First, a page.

The Surgeon General has warned that radon is the second leading cause of lung cancer in the United States today causing over 21,000 deaths annually. If you smoke and your home has high radon levels, you’re at high risk for developing lung cancer. Radon comes from the natural radioactive decay of uranium in soil, rock, and water. Radon is an invisible, odorless, tasteless gas that moves through the ground to the air above. Two homes, side-by-side, can have very different radon levels due to the geology below the individual homes, including the types of soil and rock, the cracks or fissures and the construction of the home.
Radon is measured in a unit of measure called a picocurie per liter of air. According to the EPA, average outdoor radon levels in the US are .4 picocuries per liter of air. The average radon level inside of homes in the US is 1.3 picocuries per liter of air. While no amount of exposure to radon is safe, the EPA has determined that 4 picocuries per liter of air is the threshold where mitigation should be performed to reduce the amount of radon in the home. The EPA Map of Radon Zones (see resource below) was prepared by the EPA and classifies each county in the United States as Zone 1,2 or 3. Zone 1 has expected radon levels of over 4 pCi.L, (Highest Potential). Zone 2 has expected radon levels between 2 and 4 pCi/L (Moderate Potential) and Zone 1 has expected radon levels less than 2 pCi/L. (Lowest Potential). Northern Virginia counties are classified as predominantly Zone 1 and Zone 2 and testing for radon is highly recommended.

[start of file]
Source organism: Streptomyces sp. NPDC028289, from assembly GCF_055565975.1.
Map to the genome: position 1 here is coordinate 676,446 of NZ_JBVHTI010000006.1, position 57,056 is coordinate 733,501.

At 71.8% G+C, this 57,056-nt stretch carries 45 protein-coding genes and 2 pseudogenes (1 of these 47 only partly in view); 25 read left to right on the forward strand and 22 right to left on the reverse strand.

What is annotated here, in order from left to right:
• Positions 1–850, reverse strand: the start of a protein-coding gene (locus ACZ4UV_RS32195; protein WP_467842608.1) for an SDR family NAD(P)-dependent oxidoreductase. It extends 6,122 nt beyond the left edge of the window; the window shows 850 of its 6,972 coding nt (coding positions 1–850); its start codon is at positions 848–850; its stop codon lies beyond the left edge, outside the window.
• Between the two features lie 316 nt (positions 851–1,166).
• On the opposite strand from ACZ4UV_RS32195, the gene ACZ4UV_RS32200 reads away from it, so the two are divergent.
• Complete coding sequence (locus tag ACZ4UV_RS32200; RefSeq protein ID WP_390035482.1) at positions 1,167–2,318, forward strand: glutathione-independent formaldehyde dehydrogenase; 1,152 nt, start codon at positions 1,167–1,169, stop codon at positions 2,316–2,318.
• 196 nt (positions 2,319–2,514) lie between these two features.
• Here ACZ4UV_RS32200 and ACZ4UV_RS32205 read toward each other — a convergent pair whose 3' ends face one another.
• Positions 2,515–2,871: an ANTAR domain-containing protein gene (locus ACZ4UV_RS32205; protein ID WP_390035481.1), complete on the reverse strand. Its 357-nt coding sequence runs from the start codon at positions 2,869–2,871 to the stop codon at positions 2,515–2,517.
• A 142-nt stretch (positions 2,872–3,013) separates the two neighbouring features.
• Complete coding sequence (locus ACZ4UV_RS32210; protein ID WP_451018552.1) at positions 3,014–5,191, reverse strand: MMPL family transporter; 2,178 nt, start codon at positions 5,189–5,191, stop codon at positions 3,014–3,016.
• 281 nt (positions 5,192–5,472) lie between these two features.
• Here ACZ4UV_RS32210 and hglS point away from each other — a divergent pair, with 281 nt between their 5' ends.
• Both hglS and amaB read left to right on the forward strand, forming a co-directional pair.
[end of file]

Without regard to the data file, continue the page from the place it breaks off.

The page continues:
The radon test is quick, efficient and inexpensive and can provide important information about the levels of radon in your new home. Checkmark’s expertise will provide you valuable information on the Radon levels in your home.
The greatest exposure to alpha radiation for the average person comes from the inhalation of radon and its decay products. It enters buildings from cracks in solid floors or walls, construction joints, gaps in suspended floors, as well as around service pipes, cavities inside walls, and the water supply. But even though elevated levels may be detected, the EPA estimates that 99% of homes can be reduced to acceptable levels using relatively inexpensive means of mitigation.
For more information on Radon and Radon Testing the following resources are available:
Contact Checkmark for Radon Testing in your home.